Then the ute bounced down the station drive to the main gates. Emily looked past Jarrah to the fairies in the mist. They acted as if they realised she didn’t need them, and they turned away and vanished in the yellow dust that billowed up behind the back of the ute. She caught a last glimpse of her fairy friends as they waved goodbye.
In the next moment, she saw kangaroos grazing along the side of the drive, and she forgot about fairies.
The ute jolted to a stop. Jarrah opened and shut the wire gate then got back in. Emily enjoyed the scenery of the mountain range emerging out of shadow as the morning sunlight rose higher above the ridge. An unbroken expanse of Fife Downs Cattle Station paddocks spread out to the western horizon.
Iain pointed to a sprawling mass of strange, curved top buildings tucked into a clearing, with the mountain behind it, near the town. “That’s the migrant hostel.”
“They’re like halves of massive metal water tanks sitting sideways on the ground with the curved walls as the roof.” Jarrah scowled. “They built an eyesore in front of the most stunning scenery on earth.”
“It’s a quick and easy design to put up fast,” Iain explained.
“If you’re a politician, why don’t you make them build something pretty?” Emily asked. “I don’t like looking at that ugly place.”
“Retailers have a grin on their faces these days,” Iain said.
“Why would anyone like the place?” Jarrah spat the words out.
“Those buildings, you think are eyesores, house the new immigrants.” Iain slowed down to view the construction site. “Migrants and the construction workers who came to set up the industrial estate are bringing renewed life and prosperity back to the town.”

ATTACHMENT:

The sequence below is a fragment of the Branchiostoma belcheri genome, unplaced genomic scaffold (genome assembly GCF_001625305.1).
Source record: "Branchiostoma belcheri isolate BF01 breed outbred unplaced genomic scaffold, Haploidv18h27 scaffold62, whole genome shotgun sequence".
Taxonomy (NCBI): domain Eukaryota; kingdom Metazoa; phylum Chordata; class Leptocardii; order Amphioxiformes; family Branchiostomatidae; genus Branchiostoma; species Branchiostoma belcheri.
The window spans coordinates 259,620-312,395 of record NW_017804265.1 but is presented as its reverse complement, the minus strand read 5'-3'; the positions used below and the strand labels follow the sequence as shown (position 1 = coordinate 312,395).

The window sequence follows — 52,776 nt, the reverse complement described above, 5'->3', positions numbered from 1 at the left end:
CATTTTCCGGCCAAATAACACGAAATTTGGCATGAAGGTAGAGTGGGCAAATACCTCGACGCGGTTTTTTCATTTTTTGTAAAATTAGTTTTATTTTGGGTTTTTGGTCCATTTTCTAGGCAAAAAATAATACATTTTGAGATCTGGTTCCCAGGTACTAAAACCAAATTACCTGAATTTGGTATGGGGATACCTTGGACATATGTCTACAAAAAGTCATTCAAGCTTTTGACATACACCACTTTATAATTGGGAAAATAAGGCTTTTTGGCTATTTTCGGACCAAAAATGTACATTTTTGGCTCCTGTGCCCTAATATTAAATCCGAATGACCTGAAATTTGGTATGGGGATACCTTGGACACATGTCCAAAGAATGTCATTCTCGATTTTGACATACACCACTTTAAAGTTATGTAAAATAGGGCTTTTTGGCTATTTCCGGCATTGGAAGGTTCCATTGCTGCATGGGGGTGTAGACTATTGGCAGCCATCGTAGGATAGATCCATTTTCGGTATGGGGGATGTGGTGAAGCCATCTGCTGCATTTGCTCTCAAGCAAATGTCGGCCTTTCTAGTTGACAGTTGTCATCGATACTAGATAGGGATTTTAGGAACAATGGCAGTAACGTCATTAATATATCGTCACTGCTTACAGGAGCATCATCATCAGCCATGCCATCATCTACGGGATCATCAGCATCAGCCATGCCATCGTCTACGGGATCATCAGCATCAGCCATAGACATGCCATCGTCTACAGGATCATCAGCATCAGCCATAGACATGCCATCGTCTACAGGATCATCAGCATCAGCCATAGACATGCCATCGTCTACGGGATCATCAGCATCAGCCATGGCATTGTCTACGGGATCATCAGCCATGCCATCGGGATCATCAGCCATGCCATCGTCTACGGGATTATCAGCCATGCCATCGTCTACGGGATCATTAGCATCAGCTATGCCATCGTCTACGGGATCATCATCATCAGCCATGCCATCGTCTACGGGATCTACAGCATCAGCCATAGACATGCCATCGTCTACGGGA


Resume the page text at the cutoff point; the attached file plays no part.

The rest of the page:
Emily and Jarrah scowled at the sprawling buildings set in what had been a scenic gorge.
“People from the hostel spend money in the town.” Iain still wanted to impress the children that his work as a politician hadn’t ruined the town. “Many of these migrants will settle here.”
“Couldn’t they be happy living without all those things and just keep the place natural?” Jarrah’s curled his lips down. “This is horrid. Uh! Ugly buildings everywhere.”
Iain shook his head. “When all the air force personnel left the town, there wasn’t a large enough population left to maintain services. If we didn’t welcome these new migrants, set up temporary buildings to house them, there wasn’t going to be any town left. People remaining in the district didn’t want to drive hundreds of miles for supplies.”
“I’d hate to live in an ugly box.” Emily craned her neck to gaze through the window, and she wiggled her nose.
Iain pointed to the converted shipping containers now used as workers’ huts. “They’re called dongers.” He pulled in beside Lesley’s car in the car park, and Iain led the children to a dimly lit dining room. They were the only ones in there. Iain left the two children at the table and went to the bar to order their meal.
“Why didn’t we go in the bar with everyone else?” Emily asked.
“Ladies and children are not allowed in the bar room in Australian hotels.”
“Why not?” Emily asked.
“Because, it isn’t a fitting place for a lady to be.” He rubbed his chin.
“Because, men like to be able to curse if they want to.” He took a mouthful of his breakfast.
“Then why can’t women curse when they want to?”
He swallowed. “Well, if they cursed, they wouldn’t be ladies, now would they?”
“Do you curse, Uncle?”
“Yes, if I want to, with other men. Not when ladies and children are around.” Iain tried hard not to smile and took another bite of his breakfast.
“Well then, if a man can curse with a man, a lady should be allowed to curse with a lady, and a child can curse with another child, and that means they should all be able to curse together as they are all cursing when they want to anyhow, and besides, I have heard them do it,” stated Emily.
“I think you had best continue that conversation with your mother.”